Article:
Convenience fees and surcharges might be right for your business, but do seek expert advice before making a decision, advises Marci Gagnon of Qualpay:
Over the past few years, there has been a lot of conversation within the energy industry about charging customers surcharges and convenience fees to reduce the cost of credit card acceptance. As with credit card payments in general, there are some pros and cons to charging these types of fees, different rules based on the type of fee and different laws from state to state.
The terms “surcharging” and “convenience fees” are sometimes mistakenly intermingled. There is a distinct difference between the two.
- A surcharge is an additional fee that a customer is charged for the privilege of using a credit card, and is based on that merchant’s processing fees, for instance a flat 4%.
- A convenience fee is an extra charge customers pay for using a more convenient payment channel and is not limited to credit cards. This fee is a flat dollar amount, for instance $5.00.
Let’s first start with a brief overview of surcharging:
Which states allow surcharging? Currently 44 states allow surcharging; surcharges are prohibited in Colorado, Connecticut, Kansas, Maine, Massachusetts and Oklahoma. Litigation surrounding surcharges is active; information and laws change. If your company caters to customers across state lines, you will need to review guidelines in all states you serve.
How do I begin? The first step towards surcharging is determining if it is allowed in the states you do business, and then notifying the card brands 30 days in advance to register. Contact your payment processor to assist you with these steps.
What can I charge? Companies are allowed to assess a surcharge of up to 4%, based on the average amount you pay in credit card processing fees. If you choose to surcharge, you will need to apply the charge to every brand of credit cards you accept.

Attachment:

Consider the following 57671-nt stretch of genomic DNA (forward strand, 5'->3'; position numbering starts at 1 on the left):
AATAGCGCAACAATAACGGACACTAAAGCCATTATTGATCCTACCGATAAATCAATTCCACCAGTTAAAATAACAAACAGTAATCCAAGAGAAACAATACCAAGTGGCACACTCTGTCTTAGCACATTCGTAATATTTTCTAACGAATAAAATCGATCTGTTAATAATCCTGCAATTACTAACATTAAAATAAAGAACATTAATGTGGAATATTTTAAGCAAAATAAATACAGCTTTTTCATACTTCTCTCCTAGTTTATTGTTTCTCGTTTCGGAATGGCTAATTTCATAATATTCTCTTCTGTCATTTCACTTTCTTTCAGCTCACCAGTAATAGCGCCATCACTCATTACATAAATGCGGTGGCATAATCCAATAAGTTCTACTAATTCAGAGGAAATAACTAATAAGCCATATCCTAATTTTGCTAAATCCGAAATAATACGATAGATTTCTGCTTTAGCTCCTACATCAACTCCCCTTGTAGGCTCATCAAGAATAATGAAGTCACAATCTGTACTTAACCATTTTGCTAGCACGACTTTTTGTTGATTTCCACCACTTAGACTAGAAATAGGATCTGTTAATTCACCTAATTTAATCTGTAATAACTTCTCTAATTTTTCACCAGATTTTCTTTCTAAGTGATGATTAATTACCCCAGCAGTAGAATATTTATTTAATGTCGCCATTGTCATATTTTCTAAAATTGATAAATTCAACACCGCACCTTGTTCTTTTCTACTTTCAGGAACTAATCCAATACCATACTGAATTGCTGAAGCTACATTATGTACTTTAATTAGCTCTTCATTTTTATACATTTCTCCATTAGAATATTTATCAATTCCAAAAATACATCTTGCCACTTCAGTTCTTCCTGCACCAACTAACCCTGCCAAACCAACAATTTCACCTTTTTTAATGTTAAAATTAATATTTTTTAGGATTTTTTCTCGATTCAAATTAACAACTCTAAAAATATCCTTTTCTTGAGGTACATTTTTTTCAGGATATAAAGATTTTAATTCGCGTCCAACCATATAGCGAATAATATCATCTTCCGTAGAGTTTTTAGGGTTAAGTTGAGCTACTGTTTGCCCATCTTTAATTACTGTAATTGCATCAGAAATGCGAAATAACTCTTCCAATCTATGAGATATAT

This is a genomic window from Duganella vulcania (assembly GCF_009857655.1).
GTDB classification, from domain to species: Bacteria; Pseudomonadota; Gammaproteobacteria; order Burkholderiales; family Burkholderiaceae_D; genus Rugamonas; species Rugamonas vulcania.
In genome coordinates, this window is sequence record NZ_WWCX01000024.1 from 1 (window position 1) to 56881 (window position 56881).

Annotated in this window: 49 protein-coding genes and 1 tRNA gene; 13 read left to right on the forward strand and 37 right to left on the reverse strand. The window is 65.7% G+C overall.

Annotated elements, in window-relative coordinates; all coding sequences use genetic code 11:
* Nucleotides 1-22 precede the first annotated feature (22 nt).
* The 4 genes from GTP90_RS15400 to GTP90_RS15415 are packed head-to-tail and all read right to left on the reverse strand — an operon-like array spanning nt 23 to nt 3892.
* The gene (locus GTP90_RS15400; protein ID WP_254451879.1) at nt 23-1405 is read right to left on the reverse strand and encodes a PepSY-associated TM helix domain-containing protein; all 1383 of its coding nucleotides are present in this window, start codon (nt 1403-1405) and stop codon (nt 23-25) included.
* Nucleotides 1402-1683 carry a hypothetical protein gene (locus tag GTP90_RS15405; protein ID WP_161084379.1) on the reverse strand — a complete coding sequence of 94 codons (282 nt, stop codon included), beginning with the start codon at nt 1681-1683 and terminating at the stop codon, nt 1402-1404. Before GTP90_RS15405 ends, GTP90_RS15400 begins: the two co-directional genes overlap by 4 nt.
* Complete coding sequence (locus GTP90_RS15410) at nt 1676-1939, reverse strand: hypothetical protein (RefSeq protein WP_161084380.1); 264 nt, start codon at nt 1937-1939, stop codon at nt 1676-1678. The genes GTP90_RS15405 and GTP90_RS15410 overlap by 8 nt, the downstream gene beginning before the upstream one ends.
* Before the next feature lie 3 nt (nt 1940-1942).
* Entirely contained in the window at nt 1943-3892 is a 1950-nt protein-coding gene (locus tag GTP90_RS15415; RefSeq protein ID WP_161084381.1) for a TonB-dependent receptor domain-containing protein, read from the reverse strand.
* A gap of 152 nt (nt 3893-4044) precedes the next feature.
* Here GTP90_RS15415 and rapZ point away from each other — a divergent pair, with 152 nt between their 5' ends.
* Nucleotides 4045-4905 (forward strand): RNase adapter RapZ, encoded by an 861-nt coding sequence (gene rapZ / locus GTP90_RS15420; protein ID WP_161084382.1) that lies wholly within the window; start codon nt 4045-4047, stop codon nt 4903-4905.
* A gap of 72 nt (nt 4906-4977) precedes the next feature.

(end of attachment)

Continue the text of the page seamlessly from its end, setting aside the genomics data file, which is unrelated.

What else do I need to know? Since the intent of surcharging is to offset the credit card cost, a surcharge can be applied only to credit cards. It cannot be assessed for checks, debit cards, or prepaid cards. Further, your company can not be operating exclusively in an online e-commerce environment.
Customer notification and proper signage. Customers must be notified at the point of entry and sale as well as having any fees itemized on invoices or receipts. Receipts must show the surcharge fees and you must refund surcharge fees when refunding your customers.
Now for convenience fees:
Which states allow for convenience fees? Convenience fees are allowed in all 50 states.
How do I begin? The business collecting the payment may not be exclusively operating in a card-not-present environment. An alternative payment channel will need to be set up. Notification to your payment partner and back-end software for proper set up is needed.
What can I charge? Convenience fees must be a flat, fixed amount applied to all means of payment accepted through the non-standard payment channel, including debit cards, ACH and prepaid cards. Convenience fees cannot be applied to recurring payments.
Customer notification and proper signage. The fee must be included in the transaction amount total and clearly identified on invoices and receipts.
Contact your software or portal provider to discuss the changes you will need to make to the receipts and make sure they can accommodate charging these fees through their platform.
If you decide to implement surcharges or convenience fees, it is a good idea to contact your processing partner to perform research on your behalf and engage your legal team to ensure you are following each state and card brand guidelines. Your processing partner can also review your processing to ensure you are receiving and passing on the proper rate.
Finally, it’s not always in your best interest to add additional fees; just because you can recoup some of your fees does not mean it is the best choice for your business. Customers may decide your fees are too high and switch back to checks — with 30-, 60-, 90-day billing — leading to outstanding invoices or possible loss of customers to competitors. Before you surcharge, check out your competitors and price sensitivity of your market — saving on credit card fees could cost more than that 4%.
Marci Gagnon is vice president of strategic alliances for Qualpay, which provides processing solutions to fuel delivery and service businesses. For more information contact Marci Gagnon at email@example.com or visit https://www.qualpay.com/industry/utility-and-energy.